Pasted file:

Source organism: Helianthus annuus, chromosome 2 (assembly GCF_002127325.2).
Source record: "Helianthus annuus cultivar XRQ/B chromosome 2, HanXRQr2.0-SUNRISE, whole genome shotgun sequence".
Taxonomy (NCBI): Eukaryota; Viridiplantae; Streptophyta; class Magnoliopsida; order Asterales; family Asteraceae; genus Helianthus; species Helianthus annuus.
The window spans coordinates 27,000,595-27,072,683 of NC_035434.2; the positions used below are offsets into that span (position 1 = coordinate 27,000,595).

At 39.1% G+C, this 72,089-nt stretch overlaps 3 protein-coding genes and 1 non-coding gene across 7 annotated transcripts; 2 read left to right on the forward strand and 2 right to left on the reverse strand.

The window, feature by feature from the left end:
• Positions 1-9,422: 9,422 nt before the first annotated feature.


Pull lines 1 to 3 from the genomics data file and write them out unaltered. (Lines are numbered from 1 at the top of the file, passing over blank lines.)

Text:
Source organism: Helianthus annuus, chromosome 2 (assembly GCF_002127325.2).
Source record: "Helianthus annuus cultivar XRQ/B chromosome 2, HanXRQr2.0-SUNRISE, whole genome shotgun sequence".
Taxonomy (NCBI): Eukaryota; Viridiplantae; Streptophyta; class Magnoliopsida; order Asterales; family Asteraceae; genus Helianthus; species Helianthus annuus.